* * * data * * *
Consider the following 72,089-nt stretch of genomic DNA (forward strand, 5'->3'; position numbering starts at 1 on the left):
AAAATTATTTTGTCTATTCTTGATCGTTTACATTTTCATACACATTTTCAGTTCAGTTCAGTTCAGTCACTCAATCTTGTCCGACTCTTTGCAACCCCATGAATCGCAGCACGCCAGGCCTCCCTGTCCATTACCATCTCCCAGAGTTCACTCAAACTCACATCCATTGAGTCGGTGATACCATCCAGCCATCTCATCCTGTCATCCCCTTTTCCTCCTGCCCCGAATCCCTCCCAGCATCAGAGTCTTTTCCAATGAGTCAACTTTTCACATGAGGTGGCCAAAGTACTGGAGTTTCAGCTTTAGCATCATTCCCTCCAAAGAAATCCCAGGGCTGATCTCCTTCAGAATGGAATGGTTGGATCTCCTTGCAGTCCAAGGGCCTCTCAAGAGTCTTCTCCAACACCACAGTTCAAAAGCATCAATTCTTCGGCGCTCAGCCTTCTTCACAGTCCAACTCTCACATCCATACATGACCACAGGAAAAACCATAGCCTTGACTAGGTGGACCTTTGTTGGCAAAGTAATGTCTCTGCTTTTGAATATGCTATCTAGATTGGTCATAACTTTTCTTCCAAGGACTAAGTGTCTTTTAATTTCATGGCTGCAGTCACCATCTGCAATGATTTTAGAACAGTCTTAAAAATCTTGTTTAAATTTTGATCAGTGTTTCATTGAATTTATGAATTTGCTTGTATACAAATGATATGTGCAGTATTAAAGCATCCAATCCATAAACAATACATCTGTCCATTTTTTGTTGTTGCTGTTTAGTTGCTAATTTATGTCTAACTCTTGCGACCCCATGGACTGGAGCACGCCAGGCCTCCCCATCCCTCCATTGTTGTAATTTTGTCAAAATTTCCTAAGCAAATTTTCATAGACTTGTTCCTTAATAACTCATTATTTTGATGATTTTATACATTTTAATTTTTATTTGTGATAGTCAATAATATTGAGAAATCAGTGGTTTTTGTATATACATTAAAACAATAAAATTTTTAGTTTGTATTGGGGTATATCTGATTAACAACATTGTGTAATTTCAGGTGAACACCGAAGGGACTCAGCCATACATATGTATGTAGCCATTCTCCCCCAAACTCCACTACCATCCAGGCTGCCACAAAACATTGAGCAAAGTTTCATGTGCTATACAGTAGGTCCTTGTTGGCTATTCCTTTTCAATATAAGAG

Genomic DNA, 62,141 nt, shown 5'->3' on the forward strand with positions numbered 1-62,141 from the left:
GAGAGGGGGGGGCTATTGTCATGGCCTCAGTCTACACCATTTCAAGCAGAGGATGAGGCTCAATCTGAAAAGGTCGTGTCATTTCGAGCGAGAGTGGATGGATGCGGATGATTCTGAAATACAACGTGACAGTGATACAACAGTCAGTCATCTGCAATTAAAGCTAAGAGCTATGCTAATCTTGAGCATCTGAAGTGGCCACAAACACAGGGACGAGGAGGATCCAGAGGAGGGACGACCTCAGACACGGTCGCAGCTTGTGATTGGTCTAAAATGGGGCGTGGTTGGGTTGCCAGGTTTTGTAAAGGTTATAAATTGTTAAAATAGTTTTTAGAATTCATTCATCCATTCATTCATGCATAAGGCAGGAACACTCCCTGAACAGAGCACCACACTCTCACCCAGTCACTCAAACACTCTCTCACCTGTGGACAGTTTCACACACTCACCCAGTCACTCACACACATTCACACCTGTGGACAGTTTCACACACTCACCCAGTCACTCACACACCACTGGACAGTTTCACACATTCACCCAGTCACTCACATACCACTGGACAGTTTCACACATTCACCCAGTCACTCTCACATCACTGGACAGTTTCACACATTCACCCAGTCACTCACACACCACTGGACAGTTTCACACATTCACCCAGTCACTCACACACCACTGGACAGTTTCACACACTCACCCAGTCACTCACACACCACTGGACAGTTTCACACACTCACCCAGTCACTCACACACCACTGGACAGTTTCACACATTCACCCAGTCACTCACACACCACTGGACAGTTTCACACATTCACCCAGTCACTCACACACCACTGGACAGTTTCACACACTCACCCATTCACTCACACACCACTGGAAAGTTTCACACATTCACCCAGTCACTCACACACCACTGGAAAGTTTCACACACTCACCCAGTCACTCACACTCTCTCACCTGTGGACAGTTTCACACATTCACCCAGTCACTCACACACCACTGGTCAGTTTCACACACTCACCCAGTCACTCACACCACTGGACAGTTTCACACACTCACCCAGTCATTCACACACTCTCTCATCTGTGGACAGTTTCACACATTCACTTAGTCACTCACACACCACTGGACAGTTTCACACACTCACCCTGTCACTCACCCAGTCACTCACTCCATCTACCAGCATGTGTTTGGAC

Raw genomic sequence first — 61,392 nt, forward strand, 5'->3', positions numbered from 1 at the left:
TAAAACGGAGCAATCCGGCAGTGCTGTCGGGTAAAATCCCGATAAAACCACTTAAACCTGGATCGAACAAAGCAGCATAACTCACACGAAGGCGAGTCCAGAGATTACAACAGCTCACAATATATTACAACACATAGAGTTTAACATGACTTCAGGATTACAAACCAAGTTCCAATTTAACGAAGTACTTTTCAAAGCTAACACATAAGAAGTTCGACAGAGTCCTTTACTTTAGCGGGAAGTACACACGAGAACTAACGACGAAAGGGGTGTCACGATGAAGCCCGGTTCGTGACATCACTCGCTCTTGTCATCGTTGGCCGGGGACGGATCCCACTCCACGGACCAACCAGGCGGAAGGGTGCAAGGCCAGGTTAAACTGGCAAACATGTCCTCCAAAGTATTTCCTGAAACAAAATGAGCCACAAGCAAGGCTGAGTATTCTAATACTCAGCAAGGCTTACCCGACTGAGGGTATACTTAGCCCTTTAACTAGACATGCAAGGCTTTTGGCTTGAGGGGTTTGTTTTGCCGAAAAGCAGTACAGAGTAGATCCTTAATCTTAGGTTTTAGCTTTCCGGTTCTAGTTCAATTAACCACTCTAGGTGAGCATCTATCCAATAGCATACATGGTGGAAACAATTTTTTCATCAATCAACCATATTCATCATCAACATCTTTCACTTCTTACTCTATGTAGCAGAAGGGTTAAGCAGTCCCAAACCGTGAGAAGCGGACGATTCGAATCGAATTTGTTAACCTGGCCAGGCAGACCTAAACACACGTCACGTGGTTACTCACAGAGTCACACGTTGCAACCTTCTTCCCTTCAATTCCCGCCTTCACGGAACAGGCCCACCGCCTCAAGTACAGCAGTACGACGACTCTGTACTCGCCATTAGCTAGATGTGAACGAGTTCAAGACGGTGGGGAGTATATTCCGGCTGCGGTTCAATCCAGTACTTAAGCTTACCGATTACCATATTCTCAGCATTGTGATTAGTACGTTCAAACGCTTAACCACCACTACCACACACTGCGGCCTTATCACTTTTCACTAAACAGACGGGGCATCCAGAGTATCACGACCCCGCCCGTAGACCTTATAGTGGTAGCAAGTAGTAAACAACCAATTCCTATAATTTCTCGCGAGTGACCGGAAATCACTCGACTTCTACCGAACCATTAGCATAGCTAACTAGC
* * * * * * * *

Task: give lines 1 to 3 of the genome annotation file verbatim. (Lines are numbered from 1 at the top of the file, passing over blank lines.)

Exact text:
Consider the following 72,089-nt stretch of genomic DNA (forward strand, 5'->3'; position numbering starts at 1 on the left):
AAAATTATTTTGTCTATTCTTGATCGTTTACATTTTCATACACATTTTCAGTTCAGTTCAGTTCAGTCACTCAATCTTGTCCGACTCTTTGCAACCCCATGAATCGCAGCACGCCAGGCCTCCCTGTCCATTACCATCTCCCAGAGTTCACTCAAACTCACATCCATTGAGTCGGTGATACCATCCAGCCATCTCATCCTGTCATCCCCTTTTCCTCCTGCCCCGAATCCCTCCCAGCATCAGAGTCTTTTCCAATGAGTCAACTTTTCACATGAGGTGGCCAAAGTACTGGAGTTTCAGCTTTAGCATCATTCCCTCCAAAGAAATCCCAGGGCTGATCTCCTTCAGAATGGAATGGTTGGATCTCCTTGCAGTCCAAGGGCCTCTCAAGAGTCTTCTCCAACACCACAGTTCAAAAGCATCAATTCTTCGGCGCTCAGCCTTCTTCACAGTCCAACTCTCACATCCATACATGACCACAGGAAAAACCATAGCCTTGACTAGGTGGACCTTTGTTGGCAAAGTAATGTCTCTGCTTTTGAATATGCTATCTAGATTGGTCATAACTTTTCTTCCAAGGACTAAGTGTCTTTTAATTTCATGGCTGCAGTCACCATCTGCAATGATTTTAGAACAGTCTTAAAAATCTTGTTTAAATTTTGATCAGTGTTTCATTGAATTTATGAATTTGCTTGTATACAAATGATATGTGCAGTATTAAAGCATCCAATCCATAAACAATACATCTGTCCATTTTTTGTTGTTGCTGTTTAGTTGCTAATTTATGTCTAACTCTTGCGACCCCATGGACTGGAGCACGCCAGGCCTCCCCATCCCTCCATTGTTGTAATTTTGTCAAAATTTCCTAAGCAAATTTTCATAGACTTGTTCCTTAATAACTCATTATTTTGATGATTTTATACATTTTAATTTTTATTTGTGATAGTCAATAATATTGAGAAATCAGTGGTTTTTGTATATACATTAAAACAATAAAATTTTTAGTTTGTATTGGGGTATATCTGATTAACAACATTGTGTAATTTCAGGTGAACACCGAAGGGACTCAGCCATACATATGTATGTAGCCATTCTCCCCCAAACTCCACTACCATCCAGGCTGCCACAAAACATTGAGCAAAGTTTCATGTGCTATACAGTAGGTCCTTGTTGGCTATTCCTTTTCAATATAAGAG

Genomic DNA, 62,141 nt, shown 5'->3' on the forward strand with positions numbered 1-62,141 from the left: